The fashionable world are not a little astonished that the select and elegant weekly parties given by Mrs. Long-one, at her mansion in St. Jabee Street have hitherto escaped your notice. These routs, as they are called, exhibit the very quintessence of bon ton, and exquisites of all descriptions, dandies, and dandizettes, when assembled in the spacious saloons of the accomplished hostess, form a coup d’œil of the most enchanting kind. Quadrilles, music, cards and flirtation are by turns the amusements which constitute the attraction of these entertainments. The last in particular is enjoyed with great zest. Parties à deux are generally made each time; Miss Newark has a train of admirers, and amongst the foremost are Captain Moresco, and Mr. Hal Foresight, but the gallant Lieutenant Colonel Michilimackinac there is no doubt will carry the day. By the bye, Captain Moresco is so great a friend and admirer of your writings that he declared one day they were so infamous he would not spend a sixpence on them, for which reason he rather chose to copy out the whole account of the Countess of Oldjoseph’s grand fête than buy the number. Amongst the fashionables who frequent these fashionable parties are further to be ranked Mrs. Desarcs, Misses Fitzjohn, Michilimackinac, Hogsflesh, etc. Dr. Drugwell, Messrs. Staw, Le Sly, B. Cannon, Huggs, etc. The last named, who has attained great experience in every branch of the fur-trade, it is said aspires to the honour of receiving the fair hand of Miss Long-one.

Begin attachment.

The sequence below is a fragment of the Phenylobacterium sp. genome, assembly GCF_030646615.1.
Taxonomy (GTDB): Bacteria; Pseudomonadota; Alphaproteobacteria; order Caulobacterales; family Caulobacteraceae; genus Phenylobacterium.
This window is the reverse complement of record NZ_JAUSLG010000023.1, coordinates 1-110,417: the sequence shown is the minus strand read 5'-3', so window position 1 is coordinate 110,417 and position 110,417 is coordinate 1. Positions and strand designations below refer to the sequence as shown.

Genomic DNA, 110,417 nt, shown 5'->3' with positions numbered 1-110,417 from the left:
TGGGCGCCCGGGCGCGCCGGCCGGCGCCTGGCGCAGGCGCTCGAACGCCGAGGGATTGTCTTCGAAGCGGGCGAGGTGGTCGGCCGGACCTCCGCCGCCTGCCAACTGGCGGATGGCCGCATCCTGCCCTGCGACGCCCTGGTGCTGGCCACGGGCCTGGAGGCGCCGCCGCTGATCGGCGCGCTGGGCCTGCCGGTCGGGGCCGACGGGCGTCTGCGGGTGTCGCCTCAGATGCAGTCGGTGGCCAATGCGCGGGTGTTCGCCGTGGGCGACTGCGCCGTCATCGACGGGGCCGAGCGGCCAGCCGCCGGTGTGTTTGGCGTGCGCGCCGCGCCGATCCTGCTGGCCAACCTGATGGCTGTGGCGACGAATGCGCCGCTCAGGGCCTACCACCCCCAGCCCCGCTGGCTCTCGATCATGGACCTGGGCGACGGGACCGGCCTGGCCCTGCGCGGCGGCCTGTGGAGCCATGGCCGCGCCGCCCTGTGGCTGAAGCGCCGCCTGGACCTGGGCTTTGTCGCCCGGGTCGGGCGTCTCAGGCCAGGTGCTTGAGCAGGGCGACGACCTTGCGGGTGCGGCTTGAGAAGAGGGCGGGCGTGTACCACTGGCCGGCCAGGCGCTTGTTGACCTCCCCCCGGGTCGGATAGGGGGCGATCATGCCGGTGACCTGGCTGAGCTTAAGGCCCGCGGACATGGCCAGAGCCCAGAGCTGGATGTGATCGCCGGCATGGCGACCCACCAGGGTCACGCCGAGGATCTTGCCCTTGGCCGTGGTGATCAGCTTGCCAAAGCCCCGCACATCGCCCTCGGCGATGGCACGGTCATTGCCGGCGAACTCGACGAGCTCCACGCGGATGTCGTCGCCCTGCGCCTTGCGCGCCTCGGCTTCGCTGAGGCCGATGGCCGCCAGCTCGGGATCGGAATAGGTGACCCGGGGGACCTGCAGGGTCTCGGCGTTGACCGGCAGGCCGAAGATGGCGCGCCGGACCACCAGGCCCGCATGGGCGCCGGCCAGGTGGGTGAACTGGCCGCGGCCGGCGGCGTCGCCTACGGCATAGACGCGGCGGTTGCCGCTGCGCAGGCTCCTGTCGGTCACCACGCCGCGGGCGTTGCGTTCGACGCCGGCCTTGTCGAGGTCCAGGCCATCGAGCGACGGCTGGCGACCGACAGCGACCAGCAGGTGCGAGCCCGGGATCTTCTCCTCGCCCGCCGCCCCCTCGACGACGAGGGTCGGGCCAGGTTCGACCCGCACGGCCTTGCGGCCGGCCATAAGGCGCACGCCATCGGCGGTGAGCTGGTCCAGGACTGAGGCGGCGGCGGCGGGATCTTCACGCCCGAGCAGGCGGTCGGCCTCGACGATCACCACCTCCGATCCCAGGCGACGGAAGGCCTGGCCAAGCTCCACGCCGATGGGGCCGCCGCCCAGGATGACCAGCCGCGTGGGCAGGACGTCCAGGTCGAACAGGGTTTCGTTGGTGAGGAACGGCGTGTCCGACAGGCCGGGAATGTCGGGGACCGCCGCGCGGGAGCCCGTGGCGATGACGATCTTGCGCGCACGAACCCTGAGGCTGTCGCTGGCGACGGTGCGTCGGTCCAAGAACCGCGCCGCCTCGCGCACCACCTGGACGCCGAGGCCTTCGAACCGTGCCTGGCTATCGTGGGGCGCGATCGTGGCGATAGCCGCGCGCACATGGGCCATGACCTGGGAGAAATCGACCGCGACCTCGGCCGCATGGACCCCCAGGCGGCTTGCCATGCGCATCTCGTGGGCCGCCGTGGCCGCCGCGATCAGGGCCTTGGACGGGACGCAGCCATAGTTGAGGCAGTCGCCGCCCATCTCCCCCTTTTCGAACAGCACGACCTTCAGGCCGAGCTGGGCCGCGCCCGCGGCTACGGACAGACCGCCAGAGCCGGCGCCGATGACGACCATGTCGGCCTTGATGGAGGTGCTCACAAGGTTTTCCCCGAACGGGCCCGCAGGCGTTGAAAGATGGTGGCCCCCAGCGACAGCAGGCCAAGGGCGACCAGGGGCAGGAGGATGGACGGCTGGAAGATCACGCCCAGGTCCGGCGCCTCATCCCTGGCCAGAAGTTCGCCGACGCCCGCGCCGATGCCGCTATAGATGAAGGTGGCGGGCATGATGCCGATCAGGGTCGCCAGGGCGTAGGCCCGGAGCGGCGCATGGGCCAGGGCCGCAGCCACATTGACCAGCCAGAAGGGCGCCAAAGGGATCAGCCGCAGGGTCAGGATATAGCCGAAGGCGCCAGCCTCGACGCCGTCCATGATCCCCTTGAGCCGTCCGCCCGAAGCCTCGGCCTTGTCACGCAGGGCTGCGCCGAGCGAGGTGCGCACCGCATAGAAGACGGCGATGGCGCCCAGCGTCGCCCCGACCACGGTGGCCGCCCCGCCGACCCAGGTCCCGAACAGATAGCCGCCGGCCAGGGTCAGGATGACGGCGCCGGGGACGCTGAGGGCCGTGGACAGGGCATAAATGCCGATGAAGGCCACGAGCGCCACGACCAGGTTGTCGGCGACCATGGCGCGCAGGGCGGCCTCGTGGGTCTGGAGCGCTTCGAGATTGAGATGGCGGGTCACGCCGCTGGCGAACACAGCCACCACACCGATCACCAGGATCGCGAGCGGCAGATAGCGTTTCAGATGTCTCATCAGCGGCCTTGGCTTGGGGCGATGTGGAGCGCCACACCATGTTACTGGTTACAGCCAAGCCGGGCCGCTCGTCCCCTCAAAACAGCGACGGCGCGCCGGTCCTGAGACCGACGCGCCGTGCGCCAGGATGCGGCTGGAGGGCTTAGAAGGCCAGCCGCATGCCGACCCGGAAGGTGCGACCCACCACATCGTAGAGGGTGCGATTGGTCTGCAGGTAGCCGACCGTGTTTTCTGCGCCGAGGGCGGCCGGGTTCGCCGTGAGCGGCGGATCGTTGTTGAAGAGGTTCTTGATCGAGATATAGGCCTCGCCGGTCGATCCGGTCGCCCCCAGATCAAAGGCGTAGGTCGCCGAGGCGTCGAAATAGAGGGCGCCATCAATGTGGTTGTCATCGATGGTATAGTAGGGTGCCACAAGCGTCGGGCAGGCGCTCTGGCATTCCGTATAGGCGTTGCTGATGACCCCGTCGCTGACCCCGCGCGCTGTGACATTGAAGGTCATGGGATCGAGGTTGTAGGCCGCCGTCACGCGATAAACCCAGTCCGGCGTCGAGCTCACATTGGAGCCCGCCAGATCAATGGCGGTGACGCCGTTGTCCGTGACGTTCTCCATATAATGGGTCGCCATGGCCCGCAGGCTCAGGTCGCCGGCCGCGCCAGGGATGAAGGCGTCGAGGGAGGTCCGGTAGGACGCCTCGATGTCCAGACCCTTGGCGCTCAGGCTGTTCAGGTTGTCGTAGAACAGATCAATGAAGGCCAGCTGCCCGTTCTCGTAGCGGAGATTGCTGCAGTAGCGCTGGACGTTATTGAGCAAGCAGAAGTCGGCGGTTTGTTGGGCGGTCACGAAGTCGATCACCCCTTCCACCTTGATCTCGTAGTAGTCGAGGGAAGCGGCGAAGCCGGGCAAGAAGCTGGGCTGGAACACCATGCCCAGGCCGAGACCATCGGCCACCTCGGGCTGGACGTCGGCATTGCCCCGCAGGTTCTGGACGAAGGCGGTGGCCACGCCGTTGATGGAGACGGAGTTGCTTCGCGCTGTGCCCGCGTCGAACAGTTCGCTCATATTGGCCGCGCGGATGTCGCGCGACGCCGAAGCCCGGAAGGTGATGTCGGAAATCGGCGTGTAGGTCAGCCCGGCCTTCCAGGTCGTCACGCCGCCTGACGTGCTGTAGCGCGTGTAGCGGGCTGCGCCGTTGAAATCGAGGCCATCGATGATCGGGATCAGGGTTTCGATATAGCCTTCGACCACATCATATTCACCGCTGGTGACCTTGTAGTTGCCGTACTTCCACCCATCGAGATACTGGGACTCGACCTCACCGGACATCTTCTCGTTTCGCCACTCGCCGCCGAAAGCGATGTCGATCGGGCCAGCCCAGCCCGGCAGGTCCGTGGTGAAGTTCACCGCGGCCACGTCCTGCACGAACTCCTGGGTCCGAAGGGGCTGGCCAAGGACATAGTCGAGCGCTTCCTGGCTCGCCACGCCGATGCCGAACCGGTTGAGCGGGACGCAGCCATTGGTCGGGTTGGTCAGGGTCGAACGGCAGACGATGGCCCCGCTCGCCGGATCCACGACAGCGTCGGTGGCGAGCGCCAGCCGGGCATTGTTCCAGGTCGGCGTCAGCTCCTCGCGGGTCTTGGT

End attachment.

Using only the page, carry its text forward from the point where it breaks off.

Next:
Of all the balls too, it is surprising that that given by the Staff-corps on the 9th instant, which was very numerously attended, has not yet been chronicled in the rolls of fame through your widely diffused paper. All the officers repaired early in the day to the temples of Adonis, and receiving the finishing curls to their whiskers, were equipped for ravishing all female hearts to a hair. The ball was opened by Captain Moresco and Miss Fitzjohn; Lieutenant Sycophant led his fair conquest, the widow Ogledem, through the mazes of five dances, whilst the Countess and Miss Loverule monopolized a par nobile fratrum belonging to the staff. The Loverule family, as usual, took up the whole of the mirror at the head of the room, in which a beautiful display of backs was observable by the adorers who were bowing at the shrine of,——I was going to say beauty—but, where wealth and pride abound, all other graces and attractions fade and become extinct. The embattled ranks, however, of idols and worshippers, were so impenetrable that many of the military beaux could not approach the mirror at all to adjust their hair, and were obliged, particularly Lieutenant Charlie, to have recourse to their pocket looking-glasses. After supper there was a game of romps in the undressing room between two ladies, who made choice of each other to display their manual wit, the one, probably because there were no men there to romp with, and the other, because the men would not romp with her.

I am, Sir,



12th April.

Mr. Scribbler,